If you have a learning disability and need special accommodations, consult first with Lisa McNerney at 281-649-3240. She will provide information and schedule an appointment with Dr. Verna Peterson, who will write the appropriate accommodations. The Letter of Accommodations will then be sent to the professors of record for that specific quarter. The student will also be given a copy of the Accommodations Letters. This process must be repeated each quarter.


Children in classroom

Children do not belong in a college classroom. If there is an emergency and you need to bring your child with you, you may do so if your child is not ill and does not disturb the class. If your child disturbs the class, you will need to leave so that the rest of the class can learn. Your child may not attend the class on a regular basis.


All major papers for this course will be submitted to the plagiarism prevention software, on or before a paper’


s due date. No paper will be graded without meeting this requirement beforehand. A separate handout will be provided to give detailed instructions on this process which needs to include the class identification number and class password.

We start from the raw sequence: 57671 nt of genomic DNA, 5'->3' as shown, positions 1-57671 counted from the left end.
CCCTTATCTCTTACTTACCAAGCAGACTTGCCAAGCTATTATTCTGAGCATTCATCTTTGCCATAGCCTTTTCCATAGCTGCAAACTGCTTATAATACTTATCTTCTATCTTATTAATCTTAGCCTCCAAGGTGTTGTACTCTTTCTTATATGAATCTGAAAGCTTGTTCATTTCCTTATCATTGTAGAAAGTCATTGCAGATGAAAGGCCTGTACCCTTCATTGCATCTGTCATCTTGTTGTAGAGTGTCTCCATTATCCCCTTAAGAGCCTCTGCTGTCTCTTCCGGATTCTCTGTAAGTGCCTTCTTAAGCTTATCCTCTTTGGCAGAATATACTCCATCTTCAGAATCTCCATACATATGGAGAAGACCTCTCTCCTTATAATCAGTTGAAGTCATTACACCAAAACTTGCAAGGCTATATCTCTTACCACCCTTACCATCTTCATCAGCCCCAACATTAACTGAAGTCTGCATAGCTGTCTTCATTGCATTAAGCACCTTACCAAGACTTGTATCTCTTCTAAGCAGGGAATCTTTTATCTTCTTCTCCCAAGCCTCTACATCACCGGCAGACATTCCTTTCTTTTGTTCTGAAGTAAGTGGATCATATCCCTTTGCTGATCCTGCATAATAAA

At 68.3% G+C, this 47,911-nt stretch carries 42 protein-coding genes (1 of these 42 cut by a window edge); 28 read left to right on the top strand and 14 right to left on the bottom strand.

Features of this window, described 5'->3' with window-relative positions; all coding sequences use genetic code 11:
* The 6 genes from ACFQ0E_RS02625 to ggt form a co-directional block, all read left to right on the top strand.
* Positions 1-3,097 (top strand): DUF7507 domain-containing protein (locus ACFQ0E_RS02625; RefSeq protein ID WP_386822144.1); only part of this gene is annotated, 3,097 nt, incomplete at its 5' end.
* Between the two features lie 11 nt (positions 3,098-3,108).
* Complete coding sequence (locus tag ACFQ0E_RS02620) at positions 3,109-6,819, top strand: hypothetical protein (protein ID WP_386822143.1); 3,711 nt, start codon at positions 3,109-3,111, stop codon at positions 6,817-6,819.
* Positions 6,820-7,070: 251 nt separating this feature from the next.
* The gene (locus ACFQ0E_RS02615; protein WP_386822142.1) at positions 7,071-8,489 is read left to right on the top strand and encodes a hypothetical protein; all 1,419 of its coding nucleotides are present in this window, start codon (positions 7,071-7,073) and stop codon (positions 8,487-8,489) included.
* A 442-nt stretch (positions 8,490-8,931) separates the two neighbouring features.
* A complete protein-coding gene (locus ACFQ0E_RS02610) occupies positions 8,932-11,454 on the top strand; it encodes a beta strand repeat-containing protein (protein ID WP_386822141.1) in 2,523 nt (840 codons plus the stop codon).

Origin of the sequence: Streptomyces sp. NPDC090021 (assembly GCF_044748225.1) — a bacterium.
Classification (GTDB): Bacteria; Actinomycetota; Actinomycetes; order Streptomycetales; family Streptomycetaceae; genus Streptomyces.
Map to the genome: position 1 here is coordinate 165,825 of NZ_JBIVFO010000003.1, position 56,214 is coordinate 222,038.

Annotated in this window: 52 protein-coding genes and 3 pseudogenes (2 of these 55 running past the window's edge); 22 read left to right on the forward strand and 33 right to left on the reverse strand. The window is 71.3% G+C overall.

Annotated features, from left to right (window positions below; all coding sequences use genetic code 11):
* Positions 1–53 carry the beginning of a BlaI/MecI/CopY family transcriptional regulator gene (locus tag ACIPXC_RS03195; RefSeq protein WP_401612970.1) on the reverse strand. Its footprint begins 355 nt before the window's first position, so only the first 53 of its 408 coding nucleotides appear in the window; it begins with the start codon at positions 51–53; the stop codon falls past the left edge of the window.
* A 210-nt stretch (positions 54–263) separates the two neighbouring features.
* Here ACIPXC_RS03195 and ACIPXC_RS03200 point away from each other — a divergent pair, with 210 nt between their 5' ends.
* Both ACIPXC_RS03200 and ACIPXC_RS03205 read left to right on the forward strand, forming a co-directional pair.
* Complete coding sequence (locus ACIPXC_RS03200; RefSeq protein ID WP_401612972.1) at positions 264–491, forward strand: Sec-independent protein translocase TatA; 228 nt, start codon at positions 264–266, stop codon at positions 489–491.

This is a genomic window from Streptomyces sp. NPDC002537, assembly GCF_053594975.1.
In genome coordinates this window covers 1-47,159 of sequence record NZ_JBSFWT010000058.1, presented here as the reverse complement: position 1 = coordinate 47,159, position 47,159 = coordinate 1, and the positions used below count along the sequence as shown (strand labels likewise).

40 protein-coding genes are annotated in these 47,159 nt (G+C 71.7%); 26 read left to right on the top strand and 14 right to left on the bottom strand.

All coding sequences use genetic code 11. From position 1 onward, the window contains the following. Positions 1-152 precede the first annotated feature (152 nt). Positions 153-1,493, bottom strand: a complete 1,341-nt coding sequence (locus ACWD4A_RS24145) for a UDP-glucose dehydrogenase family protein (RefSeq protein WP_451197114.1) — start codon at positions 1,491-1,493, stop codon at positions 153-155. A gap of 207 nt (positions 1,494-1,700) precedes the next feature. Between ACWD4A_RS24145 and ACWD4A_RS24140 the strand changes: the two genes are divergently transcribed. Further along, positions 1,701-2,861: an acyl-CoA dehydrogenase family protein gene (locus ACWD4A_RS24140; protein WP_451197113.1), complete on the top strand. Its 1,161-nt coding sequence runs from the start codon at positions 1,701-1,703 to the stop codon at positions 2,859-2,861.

In accordance with FERPA, and to best protect the students’ privacy, no personal identification (e.g., name, social security number, H number) should be uploaded with the text of student papers. However, Turnitin will ask for the student’s name and e-mail address when setting up a personal account. This identifying information will be used by the professor to evaluate the student’


s paper and cannot be viewed by other faculty or students. To further increase confidentiality, the student may choose to use a pseudonym (false name) when setting up his or her personal Turnitin account.

If a pseudonym is used for Turnitin, the student must provide this identifier next to his/her typed name on the paper copy which is submitted to the professor. Five (5) points will be deducted if the professor is unable to easily match the paper copy to the Turnitin submission of the student’


s paper.


Classroom Behavior Expectations

Students are full partners in fostering a classroom environment which is conducive to learning. In order to assure that all students have the opportunity to gain from the time spent in class, students are expected to demonstrate civil behavior in the classroom. Unless otherwise approved by the instructor, students are prohibited from engaging in any form of behavior that detracts from the learning experience of fellow students. Inappropriate behavior in the classroom may result in a request for the offending student to leave the classroom.